The Next Decade: Expectations for the Unexpected
These events are perfect examples of why the U.S. needs a robust infrastructure to keep its economy functioning no matter what happens. Considering all the changes we have collectively experienced during the last 10 years, I’m not certain what to expect going forward, but I am certain we will see more furious change, even greater than the previous decade.
In the twilight of the “The Digital Decade,” we are all aware that the mission-critical industry has grown and transitioned at a tumultuous and rapid pace. Driving this intensity are the business requirements to process more, save more, and store more-all with reduced greenhouse gas production-while each day we manufacture, process, and store amounts of information equal to eight times the amount of information housed in all U.S. libraries combined.
When we first began the decade, acronyms and terms such as LEED, PUE, DCiE, virtualization, GHG, REC, mobile technology environments, and containerized systems, etc., either did not exist or did not affect this industry. Green practices in North America were mostly an afterthought in the data center environment until around mid-2006.
As we transition into the next decade much more attention will be focused on the smart grid, cloud computing, utility computing, and we must address ever growing threats such as cyberattacks, electronic warfare, and electromagnetic pulse weapons with a sense of urgency.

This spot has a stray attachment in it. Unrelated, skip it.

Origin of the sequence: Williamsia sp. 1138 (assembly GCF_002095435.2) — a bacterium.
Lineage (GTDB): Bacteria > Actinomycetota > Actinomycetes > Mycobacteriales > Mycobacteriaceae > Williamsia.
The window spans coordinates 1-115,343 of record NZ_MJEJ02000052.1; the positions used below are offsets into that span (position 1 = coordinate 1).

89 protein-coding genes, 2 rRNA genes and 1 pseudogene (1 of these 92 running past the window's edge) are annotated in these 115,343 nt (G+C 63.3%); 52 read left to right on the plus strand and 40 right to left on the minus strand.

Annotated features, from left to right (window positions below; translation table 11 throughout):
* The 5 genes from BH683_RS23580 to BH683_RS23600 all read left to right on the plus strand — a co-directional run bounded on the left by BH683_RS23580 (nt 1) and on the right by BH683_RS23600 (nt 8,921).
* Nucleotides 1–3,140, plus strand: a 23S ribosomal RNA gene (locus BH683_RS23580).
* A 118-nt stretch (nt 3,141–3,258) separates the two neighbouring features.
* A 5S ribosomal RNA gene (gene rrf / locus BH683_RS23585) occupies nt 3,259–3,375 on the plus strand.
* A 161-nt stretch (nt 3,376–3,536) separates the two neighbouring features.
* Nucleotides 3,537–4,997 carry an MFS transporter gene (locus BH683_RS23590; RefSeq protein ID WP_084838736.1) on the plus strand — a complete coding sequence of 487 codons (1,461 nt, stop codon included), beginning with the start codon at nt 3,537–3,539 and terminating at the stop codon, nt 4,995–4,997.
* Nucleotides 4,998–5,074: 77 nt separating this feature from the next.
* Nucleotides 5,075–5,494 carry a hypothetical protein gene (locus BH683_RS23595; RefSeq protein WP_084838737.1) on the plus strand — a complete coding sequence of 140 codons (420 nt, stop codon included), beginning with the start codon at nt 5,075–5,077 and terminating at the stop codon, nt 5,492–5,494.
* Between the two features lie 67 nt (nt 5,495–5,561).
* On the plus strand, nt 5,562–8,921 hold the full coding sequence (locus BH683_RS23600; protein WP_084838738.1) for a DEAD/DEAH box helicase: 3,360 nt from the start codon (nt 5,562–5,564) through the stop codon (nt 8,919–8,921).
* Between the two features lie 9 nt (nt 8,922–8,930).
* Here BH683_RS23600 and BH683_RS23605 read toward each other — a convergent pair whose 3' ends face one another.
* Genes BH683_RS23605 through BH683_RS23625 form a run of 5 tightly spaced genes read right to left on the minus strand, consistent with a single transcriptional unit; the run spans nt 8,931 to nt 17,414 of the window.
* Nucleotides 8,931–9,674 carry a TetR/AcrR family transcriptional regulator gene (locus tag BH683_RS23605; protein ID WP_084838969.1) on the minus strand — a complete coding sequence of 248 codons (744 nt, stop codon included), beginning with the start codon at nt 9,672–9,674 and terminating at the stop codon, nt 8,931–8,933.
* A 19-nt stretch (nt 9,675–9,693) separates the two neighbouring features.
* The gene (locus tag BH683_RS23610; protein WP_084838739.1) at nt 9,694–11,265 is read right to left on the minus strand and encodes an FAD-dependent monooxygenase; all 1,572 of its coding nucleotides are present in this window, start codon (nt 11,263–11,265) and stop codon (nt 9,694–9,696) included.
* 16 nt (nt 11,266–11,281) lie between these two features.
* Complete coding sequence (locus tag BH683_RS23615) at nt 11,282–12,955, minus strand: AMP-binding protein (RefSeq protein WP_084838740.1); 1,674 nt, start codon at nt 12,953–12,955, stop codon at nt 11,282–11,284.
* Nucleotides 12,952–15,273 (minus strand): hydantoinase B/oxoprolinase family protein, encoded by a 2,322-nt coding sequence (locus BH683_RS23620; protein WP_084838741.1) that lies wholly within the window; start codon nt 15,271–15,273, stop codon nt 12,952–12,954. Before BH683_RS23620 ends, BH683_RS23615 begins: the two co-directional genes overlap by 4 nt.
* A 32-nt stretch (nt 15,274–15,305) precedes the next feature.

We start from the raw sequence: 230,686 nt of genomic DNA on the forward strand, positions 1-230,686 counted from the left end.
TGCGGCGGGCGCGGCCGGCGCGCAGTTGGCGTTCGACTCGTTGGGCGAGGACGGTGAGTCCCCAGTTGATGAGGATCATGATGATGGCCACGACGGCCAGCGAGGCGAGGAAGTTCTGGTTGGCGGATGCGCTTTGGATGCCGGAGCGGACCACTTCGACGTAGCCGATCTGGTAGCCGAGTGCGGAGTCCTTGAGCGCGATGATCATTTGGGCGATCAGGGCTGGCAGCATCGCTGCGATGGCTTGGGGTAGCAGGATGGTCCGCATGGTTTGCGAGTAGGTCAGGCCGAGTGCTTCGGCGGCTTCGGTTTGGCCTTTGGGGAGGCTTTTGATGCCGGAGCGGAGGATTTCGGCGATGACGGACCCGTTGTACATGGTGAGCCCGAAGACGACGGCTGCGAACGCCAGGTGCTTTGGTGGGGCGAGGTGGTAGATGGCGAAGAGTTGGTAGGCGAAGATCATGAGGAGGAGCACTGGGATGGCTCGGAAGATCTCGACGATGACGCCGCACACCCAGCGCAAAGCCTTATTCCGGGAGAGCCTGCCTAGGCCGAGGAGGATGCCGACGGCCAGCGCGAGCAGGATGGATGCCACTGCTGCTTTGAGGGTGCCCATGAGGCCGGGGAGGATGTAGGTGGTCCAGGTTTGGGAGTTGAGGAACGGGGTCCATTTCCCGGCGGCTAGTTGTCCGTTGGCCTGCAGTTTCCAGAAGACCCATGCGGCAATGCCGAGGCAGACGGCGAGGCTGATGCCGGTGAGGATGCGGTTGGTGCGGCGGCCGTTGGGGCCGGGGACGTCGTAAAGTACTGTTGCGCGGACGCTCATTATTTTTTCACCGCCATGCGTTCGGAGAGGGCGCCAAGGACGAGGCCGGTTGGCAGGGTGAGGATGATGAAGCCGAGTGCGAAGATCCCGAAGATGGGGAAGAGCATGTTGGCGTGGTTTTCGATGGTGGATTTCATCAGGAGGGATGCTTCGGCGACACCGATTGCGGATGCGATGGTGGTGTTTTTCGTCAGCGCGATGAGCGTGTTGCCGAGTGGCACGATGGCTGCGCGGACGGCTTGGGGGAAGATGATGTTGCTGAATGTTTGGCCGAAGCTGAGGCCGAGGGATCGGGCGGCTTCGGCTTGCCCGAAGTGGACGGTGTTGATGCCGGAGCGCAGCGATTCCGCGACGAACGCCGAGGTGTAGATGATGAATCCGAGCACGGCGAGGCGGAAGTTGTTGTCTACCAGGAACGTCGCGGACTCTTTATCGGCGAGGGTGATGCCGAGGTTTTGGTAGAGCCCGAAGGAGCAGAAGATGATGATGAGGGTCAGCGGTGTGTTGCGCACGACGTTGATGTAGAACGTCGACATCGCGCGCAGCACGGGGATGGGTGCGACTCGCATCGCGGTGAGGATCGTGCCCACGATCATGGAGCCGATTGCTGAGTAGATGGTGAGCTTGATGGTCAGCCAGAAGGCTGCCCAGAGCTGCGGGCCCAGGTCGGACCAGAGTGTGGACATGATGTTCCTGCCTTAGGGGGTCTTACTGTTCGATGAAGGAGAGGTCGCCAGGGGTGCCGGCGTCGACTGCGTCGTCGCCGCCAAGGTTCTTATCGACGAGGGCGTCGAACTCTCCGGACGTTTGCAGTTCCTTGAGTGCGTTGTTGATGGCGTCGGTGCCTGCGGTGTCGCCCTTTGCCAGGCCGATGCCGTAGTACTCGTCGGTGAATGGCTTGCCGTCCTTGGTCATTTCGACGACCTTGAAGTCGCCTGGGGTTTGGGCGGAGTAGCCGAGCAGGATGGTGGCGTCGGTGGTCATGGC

This past decade has seen a tremendous growth in Internet applications, and our dependence on them continues to increase, especially with all the new mobile devices and applications entering the market. For example, in 2003 online holiday sales totaled about $18.1 billion. Only six years later retailers saw close to $50 billion in online sales in the 2009 holiday season, and many retailers are now also utilizing social networking websites to promote sales and distribute coupons.
Behind the scenes, data centers requiring 20 to 50 MW of power now process anything from orders to inventory; the requirements in this decade have definitely changed. We now expect and have become dependent on technology to work continuously, so much so that when it’s not available everything changes, just as it did in during the 2003 Northeast Blackout and to a lesser extent with failures of RIM’s Blackberry network. If one of these large data centers were to go down during a period of high demand, the monetary losses would be absolutely devastating to the customer and the company.
As an industry, we must continue to update and refine the requirements that will improve our critical infrastructure and articulate the importance of security in all aspects-whether we are securing our sensitive physical spaces, our energy grid, our BMS systems, or our IT assets. Cyberattacks are becoming more frequent, targeted, and sophisticated. The Department of Homeland Security, which is responsible for protecting civilian computer systems, suffered 850 cyberattacks in the two years from 2005 to 2007. Clearly security is a key component in development of the smart grid, utility computing, and cloud computing in assuring these emerging technologies are protected from a cyberattack and exposure to a third party with malicious intent.
So as we enter the next decade and start taking inventory, perhaps a place to begin is with your BMS System; does your building management system have a firewall? What protection do you have if someone were to hack into it? Just think about what it controls… this is just the beginning. We need to be prepared for anything, because whatever we can’t imagine today is what we are going to have to deal with tomorrow, and we can’t afford to be caught with our heads in the sand.